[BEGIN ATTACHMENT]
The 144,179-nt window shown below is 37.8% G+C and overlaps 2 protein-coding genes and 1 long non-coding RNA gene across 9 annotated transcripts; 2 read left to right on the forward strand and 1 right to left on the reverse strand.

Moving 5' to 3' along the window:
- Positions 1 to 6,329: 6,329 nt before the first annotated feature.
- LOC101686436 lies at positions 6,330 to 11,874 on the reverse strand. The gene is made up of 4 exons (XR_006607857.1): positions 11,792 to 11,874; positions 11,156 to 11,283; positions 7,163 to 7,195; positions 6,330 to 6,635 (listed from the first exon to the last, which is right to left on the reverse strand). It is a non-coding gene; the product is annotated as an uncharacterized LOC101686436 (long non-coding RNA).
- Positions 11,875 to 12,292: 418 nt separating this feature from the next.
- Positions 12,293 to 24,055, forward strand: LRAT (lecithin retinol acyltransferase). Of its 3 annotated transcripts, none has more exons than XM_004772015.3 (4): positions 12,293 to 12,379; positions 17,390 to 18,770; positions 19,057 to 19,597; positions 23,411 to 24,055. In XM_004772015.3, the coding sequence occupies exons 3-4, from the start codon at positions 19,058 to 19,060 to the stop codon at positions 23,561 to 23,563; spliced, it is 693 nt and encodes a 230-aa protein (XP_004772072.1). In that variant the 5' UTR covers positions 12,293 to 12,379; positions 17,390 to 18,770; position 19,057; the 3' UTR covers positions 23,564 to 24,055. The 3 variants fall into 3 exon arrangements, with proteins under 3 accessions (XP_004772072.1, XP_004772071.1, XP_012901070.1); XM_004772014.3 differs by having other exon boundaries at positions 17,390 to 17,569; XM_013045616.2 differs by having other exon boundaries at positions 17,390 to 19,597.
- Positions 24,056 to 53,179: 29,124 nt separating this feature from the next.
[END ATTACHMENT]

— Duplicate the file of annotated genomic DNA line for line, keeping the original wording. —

The 144,179-nt window shown below is 37.8% G+C and overlaps 2 protein-coding genes and 1 long non-coding RNA gene across 9 annotated transcripts; 2 read left to right on the forward strand and 1 right to left on the reverse strand.

Moving 5' to 3' along the window:
- Positions 1 to 6,329: 6,329 nt before the first annotated feature.
- LOC101686436 lies at positions 6,330 to 11,874 on the reverse strand. The gene is made up of 4 exons (XR_006607857.1): positions 11,792 to 11,874; positions 11,156 to 11,283; positions 7,163 to 7,195; positions 6,330 to 6,635 (listed from the first exon to the last, which is right to left on the reverse strand). It is a non-coding gene; the product is annotated as an uncharacterized LOC101686436 (long non-coding RNA).
- Positions 11,875 to 12,292: 418 nt separating this feature from the next.
- Positions 12,293 to 24,055, forward strand: LRAT (lecithin retinol acyltransferase). Of its 3 annotated transcripts, none has more exons than XM_004772015.3 (4): positions 12,293 to 12,379; positions 17,390 to 18,770; positions 19,057 to 19,597; positions 23,411 to 24,055. In XM_004772015.3, the coding sequence occupies exons 3-4, from the start codon at positions 19,058 to 19,060 to the stop codon at positions 23,561 to 23,563; spliced, it is 693 nt and encodes a 230-aa protein (XP_004772072.1). In that variant the 5' UTR covers positions 12,293 to 12,379; positions 17,390 to 18,770; position 19,057; the 3' UTR covers positions 23,564 to 24,055. The 3 variants fall into 3 exon arrangements, with proteins under 3 accessions (XP_004772072.1, XP_004772071.1, XP_012901070.1); XM_004772014.3 differs by having other exon boundaries at positions 17,390 to 17,569; XM_013045616.2 differs by having other exon boundaries at positions 17,390 to 19,597.
- Positions 24,056 to 53,179: 29,124 nt separating this feature from the next.